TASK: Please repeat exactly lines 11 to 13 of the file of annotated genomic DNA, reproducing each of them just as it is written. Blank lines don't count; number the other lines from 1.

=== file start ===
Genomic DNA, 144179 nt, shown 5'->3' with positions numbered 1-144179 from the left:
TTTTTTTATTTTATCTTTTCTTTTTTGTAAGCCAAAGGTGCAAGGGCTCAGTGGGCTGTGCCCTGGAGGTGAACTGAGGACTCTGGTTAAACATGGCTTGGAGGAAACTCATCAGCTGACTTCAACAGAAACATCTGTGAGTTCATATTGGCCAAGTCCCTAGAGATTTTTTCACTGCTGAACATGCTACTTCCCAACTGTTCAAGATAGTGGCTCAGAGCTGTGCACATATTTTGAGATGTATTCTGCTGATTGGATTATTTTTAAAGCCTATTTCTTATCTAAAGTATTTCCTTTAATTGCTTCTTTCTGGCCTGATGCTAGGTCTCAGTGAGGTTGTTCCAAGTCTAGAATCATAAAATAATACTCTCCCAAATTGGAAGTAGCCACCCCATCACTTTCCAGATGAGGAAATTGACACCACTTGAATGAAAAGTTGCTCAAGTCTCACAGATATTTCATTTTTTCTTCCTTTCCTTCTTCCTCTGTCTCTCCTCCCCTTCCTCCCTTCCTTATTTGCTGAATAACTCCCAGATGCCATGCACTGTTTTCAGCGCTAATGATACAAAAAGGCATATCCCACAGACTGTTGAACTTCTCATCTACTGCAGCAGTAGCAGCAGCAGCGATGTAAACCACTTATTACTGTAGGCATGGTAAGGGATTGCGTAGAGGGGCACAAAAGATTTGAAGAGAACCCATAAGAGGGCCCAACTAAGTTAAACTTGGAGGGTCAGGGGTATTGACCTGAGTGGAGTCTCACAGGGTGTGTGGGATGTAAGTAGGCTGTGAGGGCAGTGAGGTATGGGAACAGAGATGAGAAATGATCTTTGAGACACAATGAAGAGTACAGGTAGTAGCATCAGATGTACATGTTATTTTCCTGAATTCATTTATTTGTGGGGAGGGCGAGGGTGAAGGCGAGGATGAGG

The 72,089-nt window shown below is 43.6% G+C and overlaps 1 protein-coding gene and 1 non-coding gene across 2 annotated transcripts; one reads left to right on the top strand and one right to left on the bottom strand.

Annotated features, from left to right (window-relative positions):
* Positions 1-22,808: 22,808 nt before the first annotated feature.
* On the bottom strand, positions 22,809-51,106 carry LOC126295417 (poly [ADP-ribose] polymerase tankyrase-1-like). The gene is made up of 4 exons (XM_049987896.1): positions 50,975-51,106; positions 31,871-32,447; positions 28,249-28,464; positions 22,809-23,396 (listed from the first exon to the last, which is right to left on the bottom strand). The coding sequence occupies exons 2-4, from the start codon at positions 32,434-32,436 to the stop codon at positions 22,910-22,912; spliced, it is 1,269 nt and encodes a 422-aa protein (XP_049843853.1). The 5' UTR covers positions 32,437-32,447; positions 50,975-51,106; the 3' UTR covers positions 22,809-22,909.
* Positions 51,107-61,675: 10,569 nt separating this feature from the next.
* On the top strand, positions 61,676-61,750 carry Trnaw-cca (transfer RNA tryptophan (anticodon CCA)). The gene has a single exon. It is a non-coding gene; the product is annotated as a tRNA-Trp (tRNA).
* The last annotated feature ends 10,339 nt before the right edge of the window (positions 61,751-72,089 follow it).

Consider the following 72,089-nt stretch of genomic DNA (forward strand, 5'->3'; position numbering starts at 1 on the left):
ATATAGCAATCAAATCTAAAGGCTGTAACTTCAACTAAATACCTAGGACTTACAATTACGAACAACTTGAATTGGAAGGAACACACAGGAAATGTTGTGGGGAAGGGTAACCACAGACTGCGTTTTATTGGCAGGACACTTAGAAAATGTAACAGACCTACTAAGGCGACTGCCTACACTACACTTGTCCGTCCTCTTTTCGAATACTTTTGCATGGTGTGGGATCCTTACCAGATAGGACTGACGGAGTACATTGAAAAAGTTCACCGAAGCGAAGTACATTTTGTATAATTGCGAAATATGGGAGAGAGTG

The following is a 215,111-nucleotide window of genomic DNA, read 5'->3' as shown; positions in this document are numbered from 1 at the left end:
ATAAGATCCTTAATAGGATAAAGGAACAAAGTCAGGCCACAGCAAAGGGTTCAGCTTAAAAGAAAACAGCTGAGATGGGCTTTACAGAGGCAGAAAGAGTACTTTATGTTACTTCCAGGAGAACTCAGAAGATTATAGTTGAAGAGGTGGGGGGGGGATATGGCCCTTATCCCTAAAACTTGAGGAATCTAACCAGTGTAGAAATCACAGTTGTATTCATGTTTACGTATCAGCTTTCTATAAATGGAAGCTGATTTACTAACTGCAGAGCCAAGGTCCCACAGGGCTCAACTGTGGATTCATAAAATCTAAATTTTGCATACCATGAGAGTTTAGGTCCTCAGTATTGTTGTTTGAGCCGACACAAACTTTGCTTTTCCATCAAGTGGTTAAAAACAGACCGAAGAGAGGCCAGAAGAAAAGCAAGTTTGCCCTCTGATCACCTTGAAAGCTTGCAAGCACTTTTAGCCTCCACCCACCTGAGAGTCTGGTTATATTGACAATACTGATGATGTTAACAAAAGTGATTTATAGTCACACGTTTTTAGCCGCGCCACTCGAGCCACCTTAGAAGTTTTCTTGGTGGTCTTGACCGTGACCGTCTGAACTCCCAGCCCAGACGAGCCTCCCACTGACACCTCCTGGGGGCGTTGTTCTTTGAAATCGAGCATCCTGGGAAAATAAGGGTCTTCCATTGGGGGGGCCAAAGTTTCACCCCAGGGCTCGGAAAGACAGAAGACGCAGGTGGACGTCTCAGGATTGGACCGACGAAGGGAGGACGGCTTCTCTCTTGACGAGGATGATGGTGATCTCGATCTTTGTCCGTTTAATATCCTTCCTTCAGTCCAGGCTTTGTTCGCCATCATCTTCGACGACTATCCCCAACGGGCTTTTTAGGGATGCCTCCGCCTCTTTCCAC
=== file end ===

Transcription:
ATATAGCAATCAAATCTAAAGGCTGTAACTTCAACTAAATACCTAGGACTTACAATTACGAACAACTTGAATTGGAAGGAACACACAGGAAATGTTGTGGGGAAGGGTAACCACAGACTGCGTTTTATTGGCAGGACACTTAGAAAATGTAACAGACCTACTAAGGCGACTGCCTACACTACACTTGTCCGTCCTCTTTTCGAATACTTTTGCATGGTGTGGGATCCTTACCAGATAGGACTGACGGAGTACATTGAAAAAGTTCACCGAAGCGAAGTACATTTTGTATAATTGCGAAATATGGGAGAGAGTG

The following is a 215,111-nucleotide window of genomic DNA, read 5'->3' as shown; positions in this document are numbered from 1 at the left end:
ATAAGATCCTTAATAGGATAAAGGAACAAAGTCAGGCCACAGCAAAGGGTTCAGCTTAAAAGAAAACAGCTGAGATGGGCTTTACAGAGGCAGAAAGAGTACTTTATGTTACTTCCAGGAGAACTCAGAAGATTATAGTTGAAGAGGTGGGGGGGGGATATGGCCCTTATCCCTAAAACTTGAGGAATCTAACCAGTGTAGAAATCACAGTTGTATTCATGTTTACGTATCAGCTTTCTATAAATGGAAGCTGATTTACTAACTGCAGAGCCAAGGTCCCACAGGGCTCAACTGTGGATTCATAAAATCTAAATTTTGCATACCATGAGAGTTTAGGTCCTCAGTATTGTTGTTTGAGCCGACACAAACTTTGCTTTTCCATCAAGTGGTTAAAAACAGACCGAAGAGAGGCCAGAAGAAAAGCAAGTTTGCCCTCTGATCACCTTGAAAGCTTGCAAGCACTTTTAGCCTCCACCCACCTGAGAGTCTGGTTATATTGACAATACTGATGATGTTAACAAAAGTGATTTATAGTCACACGTTTTTAGCCGCGCCACTCGAGCCACCTTAGAAGTTTTCTTGGTGGTCTTGACCGTGACCGTCTGAACTCCCAGCCCAGACGAGCCTCCCACTGACACCTCCTGGGGGCGTTGTTCTTTGAAATCGAGCATCCTGGGAAAATAAGGGTCTTCCATTGGGGGGGCCAAAGTTTCACCCCAGGGCTCGGAAAGACAGAAGACGCAGGTGGACGTCTCAGGATTGGACCGACGAAGGGAGGACGGCTTCTCTCTTGACGAGGATGATGGTGATCTCGATCTTTGTCCGTTTAATATCCTTCCTTCAGTCCAGGCTTTGTTCGCCATCATCTTCGACGACTATCCCCAACGGGCTTTTTAGGGATGCCTCCGCCTCTTTCCAC